Ative at Work

Agile software development

Ative at Work

november 2006 - Posts

  • Myths about SCRUM - "it's a daily stand-up meeting"

    Recently I have visited three different project teams that all claimed to be doing Scrum.

    When I quizzed them it turned out that what they did was just short a daily status meeting.

    Now, if that was all there is to Scrum we could have saved the money we spent on ScrumMaster certifications for everybody in Ative. It's is a good start but there is much more to Scrum.  

    The daily status meeting - colloquially called "The Daily Scrum" - is a key activity, however.

    Every project - Scrum or not - can benefit from it since it focuses the team on the situation and raises the awareness of the problems that need to be addressed. For truly dysfunctional teams just the simple fact that it provides a few minutes where everbody takes off their headphones to talk to each other about how to achieve their goal is a big boost to the project.

    Three simple rules apply to the Scrum meeting that distinguish it from old-fashined status mettings. It's short agenda is simply that every team member must present the answers to the following three questions:

    1. What did I do yesterday?
    2. What will I do today?
    3. What is blocking me from working efficiently towards our sprint goal?

    That's all. Timebox it to around 2 minutes per person. Use an hour glass ("minute glass") if necessary so you don't fall into the trap where some old-school project manager type does all the talking and concludes by asking if anybody has anything to add.

    At Maersk Data Defence we also used two additional extra questions from Craig Larman's "Agile & Iterative Development":

    1. Do you have any new items to add to the Sprint backlog?
    2. Have you learned or decided anything new of relevance to the team members (technical, tools, requirements, smarter ways of working...)

    The essence of Scrum is that of a self-directing, self-organising team. This means that the meeting is not about reporting status to a manager, the goal is for the team to self-organise around achieving its goal and removing any obstacles in the way.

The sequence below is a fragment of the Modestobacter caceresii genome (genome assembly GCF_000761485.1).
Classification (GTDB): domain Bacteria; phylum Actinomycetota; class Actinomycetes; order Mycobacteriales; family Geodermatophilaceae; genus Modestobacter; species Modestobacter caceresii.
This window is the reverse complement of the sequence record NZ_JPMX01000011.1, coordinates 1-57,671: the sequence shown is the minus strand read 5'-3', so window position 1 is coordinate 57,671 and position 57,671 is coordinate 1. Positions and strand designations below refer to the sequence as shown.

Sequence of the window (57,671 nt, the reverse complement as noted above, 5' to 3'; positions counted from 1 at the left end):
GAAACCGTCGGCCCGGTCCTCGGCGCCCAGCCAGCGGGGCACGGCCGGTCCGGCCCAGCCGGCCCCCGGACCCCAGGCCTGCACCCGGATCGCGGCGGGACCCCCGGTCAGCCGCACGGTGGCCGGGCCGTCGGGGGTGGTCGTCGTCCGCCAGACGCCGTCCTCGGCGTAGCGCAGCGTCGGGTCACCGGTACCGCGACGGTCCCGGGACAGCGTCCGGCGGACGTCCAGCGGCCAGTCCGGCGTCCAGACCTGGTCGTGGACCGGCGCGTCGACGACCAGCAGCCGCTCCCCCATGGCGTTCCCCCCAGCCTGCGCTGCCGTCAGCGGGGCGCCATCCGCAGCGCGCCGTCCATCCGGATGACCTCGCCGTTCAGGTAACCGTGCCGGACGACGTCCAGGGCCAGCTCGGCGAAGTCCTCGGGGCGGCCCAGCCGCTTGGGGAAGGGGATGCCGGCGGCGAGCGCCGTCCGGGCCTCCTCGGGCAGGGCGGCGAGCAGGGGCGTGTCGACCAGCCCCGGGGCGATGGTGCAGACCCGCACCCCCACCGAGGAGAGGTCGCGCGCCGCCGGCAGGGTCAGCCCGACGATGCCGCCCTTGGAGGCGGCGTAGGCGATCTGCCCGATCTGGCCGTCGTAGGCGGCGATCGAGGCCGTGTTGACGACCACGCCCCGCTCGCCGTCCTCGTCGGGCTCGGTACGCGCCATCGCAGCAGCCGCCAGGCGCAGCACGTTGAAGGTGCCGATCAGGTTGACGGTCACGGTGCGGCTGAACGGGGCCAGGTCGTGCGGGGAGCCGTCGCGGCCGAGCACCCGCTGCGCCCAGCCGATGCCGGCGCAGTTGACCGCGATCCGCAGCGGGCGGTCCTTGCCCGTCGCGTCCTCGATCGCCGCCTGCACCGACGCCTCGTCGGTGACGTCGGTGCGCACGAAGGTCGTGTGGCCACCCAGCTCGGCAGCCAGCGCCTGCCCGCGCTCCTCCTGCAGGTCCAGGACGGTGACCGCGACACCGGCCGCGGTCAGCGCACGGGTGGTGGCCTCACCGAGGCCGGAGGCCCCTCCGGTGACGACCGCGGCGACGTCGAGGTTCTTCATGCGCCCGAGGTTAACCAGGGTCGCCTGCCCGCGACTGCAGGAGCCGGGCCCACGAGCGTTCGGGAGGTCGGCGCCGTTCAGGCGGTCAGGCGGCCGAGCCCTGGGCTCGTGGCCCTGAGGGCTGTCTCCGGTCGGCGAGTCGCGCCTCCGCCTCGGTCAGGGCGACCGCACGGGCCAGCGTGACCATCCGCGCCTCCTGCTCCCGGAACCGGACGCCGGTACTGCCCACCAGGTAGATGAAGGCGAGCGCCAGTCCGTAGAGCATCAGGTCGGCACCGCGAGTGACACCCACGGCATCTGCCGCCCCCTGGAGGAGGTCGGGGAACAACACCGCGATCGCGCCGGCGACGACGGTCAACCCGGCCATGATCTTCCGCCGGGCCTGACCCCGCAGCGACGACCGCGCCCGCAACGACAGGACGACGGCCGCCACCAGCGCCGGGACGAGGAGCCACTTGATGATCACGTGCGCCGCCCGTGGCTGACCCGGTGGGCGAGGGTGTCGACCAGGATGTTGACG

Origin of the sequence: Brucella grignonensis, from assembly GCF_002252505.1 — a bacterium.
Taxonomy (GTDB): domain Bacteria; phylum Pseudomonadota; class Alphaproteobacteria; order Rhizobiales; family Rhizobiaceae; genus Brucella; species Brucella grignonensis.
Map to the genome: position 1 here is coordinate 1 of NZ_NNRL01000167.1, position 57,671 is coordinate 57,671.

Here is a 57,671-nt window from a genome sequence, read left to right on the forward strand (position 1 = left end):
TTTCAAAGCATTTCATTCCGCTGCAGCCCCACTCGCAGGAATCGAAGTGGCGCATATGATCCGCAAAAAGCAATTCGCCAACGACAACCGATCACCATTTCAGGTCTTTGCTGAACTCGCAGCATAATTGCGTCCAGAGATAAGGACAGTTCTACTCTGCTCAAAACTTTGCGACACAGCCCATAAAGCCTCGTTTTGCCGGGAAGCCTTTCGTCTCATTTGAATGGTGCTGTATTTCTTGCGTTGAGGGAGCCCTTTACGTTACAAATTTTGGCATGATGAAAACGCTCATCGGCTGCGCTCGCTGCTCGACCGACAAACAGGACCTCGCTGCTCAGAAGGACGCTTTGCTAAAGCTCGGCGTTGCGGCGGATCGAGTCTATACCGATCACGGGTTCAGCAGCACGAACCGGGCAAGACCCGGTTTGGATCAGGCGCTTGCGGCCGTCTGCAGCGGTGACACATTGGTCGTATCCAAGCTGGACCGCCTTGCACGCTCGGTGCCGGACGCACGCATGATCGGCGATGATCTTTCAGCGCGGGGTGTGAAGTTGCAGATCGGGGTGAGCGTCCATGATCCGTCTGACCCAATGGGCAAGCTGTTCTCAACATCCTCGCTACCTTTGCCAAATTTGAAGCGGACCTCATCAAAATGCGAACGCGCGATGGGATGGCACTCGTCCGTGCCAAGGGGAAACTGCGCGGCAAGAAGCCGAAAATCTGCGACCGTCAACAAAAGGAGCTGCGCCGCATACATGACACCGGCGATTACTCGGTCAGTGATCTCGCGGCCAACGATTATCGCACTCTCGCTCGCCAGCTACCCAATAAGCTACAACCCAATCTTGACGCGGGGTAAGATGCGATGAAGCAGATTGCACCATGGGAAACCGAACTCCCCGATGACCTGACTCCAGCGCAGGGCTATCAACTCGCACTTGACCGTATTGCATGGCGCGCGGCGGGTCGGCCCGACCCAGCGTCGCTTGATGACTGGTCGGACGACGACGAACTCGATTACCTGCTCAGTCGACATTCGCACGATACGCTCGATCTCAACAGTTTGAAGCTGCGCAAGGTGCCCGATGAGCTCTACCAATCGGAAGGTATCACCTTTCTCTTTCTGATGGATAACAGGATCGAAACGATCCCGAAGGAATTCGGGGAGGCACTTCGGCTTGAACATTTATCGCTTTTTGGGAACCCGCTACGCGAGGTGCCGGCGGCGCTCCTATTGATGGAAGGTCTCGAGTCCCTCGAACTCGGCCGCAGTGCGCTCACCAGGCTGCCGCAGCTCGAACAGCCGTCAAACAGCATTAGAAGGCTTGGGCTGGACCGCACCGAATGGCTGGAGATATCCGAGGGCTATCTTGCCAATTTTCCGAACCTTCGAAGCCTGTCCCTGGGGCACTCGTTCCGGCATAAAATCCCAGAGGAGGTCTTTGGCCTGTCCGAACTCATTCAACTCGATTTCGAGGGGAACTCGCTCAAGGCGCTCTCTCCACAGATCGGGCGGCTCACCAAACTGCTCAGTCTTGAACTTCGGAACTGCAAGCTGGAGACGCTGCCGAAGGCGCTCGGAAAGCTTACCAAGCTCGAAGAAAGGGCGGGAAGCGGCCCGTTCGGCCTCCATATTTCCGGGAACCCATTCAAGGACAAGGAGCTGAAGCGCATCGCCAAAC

• Great Quote on Testing

    While I was paging through the great Uncle Bob presentation "The Prime Directive: Don't Be Blocked" I noticed a great quote on testing from Kent Beck:

     "You only need to test the things you want to work."


    Posted nov 19 2006, 12:55 by Martin Jul with no comments
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  • Saved by the ITimestampProvider

    If you are doing any kind of timestamping on your data, testability requires you to get the timestamps from a mockable provider, rather than using unpredictable and thus untestable values from the system.

    For this purpose we usually inject an ITimestampProvider with methods to get the UTC time into any classes that need it.

    Earlier we worked on a military project that did not do this. Instead it relied on a combination of the application and the database assigning timestamps.

    Unfortunately SQL Server DateTime does not offer the same precision as System.DateTime in .NET meaning that the timestamps were truncated to a lower precision when written and so an object read back from the database would not equal the object that was written.

    This is bad for testing. The OR-mapping code in the system was legacy code (meaning: code without tests) so they didn't know this until very late in the project. At that time, fixing it incurred a great cost.

    On our current project we are using an ITimestampProvider and assigning timestamps in the application. The datastore is used for just that - storing data.